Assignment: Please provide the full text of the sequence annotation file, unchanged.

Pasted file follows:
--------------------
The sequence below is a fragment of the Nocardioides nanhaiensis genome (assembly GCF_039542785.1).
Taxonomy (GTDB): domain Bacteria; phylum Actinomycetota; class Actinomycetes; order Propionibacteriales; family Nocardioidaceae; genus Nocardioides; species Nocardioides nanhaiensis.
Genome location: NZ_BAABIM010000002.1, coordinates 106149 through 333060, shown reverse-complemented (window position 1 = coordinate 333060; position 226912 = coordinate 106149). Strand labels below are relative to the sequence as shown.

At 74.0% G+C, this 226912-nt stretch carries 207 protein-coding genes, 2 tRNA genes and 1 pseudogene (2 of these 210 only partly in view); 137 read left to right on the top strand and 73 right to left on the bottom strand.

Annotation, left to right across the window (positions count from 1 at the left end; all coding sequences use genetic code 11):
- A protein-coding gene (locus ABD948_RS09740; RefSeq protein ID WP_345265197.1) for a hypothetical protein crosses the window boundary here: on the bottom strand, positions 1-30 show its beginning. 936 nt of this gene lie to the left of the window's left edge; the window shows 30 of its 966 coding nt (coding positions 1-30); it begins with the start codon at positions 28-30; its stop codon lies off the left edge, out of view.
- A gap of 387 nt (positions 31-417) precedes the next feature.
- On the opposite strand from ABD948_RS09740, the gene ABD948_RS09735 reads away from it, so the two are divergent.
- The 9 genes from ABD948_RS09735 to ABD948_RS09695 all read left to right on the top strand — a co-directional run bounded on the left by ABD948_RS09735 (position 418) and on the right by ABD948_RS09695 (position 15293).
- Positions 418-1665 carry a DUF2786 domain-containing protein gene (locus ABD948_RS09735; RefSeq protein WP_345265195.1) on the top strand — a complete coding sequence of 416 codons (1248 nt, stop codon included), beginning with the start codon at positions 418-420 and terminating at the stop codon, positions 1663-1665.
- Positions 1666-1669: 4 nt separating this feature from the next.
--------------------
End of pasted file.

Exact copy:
The sequence below is a fragment of the Nocardioides nanhaiensis genome (assembly GCF_039542785.1).
Taxonomy (GTDB): domain Bacteria; phylum Actinomycetota; class Actinomycetes; order Propionibacteriales; family Nocardioidaceae; genus Nocardioides; species Nocardioides nanhaiensis.
Genome location: NZ_BAABIM010000002.1, coordinates 106149 through 333060, shown reverse-complemented (window position 1 = coordinate 333060; position 226912 = coordinate 106149). Strand labels below are relative to the sequence as shown.

At 74.0% G+C, this 226912-nt stretch carries 207 protein-coding genes, 2 tRNA genes and 1 pseudogene (2 of these 210 only partly in view); 137 read left to right on the top strand and 73 right to left on the bottom strand.

Annotation, left to right across the window (positions count from 1 at the left end; all coding sequences use genetic code 11):
- A protein-coding gene (locus ABD948_RS09740; RefSeq protein ID WP_345265197.1) for a hypothetical protein crosses the window boundary here: on the bottom strand, positions 1-30 show its beginning. 936 nt of this gene lie to the left of the window's left edge; the window shows 30 of its 966 coding nt (coding positions 1-30); it begins with the start codon at positions 28-30; its stop codon lies off the left edge, out of view.
- A gap of 387 nt (positions 31-417) precedes the next feature.
- On the opposite strand from ABD948_RS09740, the gene ABD948_RS09735 reads away from it, so the two are divergent.
- The 9 genes from ABD948_RS09735 to ABD948_RS09695 all read left to right on the top strand — a co-directional run bounded on the left by ABD948_RS09735 (position 418) and on the right by ABD948_RS09695 (position 15293).
- Positions 418-1665 carry a DUF2786 domain-containing protein gene (locus ABD948_RS09735; RefSeq protein WP_345265195.1) on the top strand — a complete coding sequence of 416 codons (1248 nt, stop codon included), beginning with the start codon at positions 418-420 and terminating at the stop codon, positions 1663-1665.
- Positions 1666-1669: 4 nt separating this feature from the next.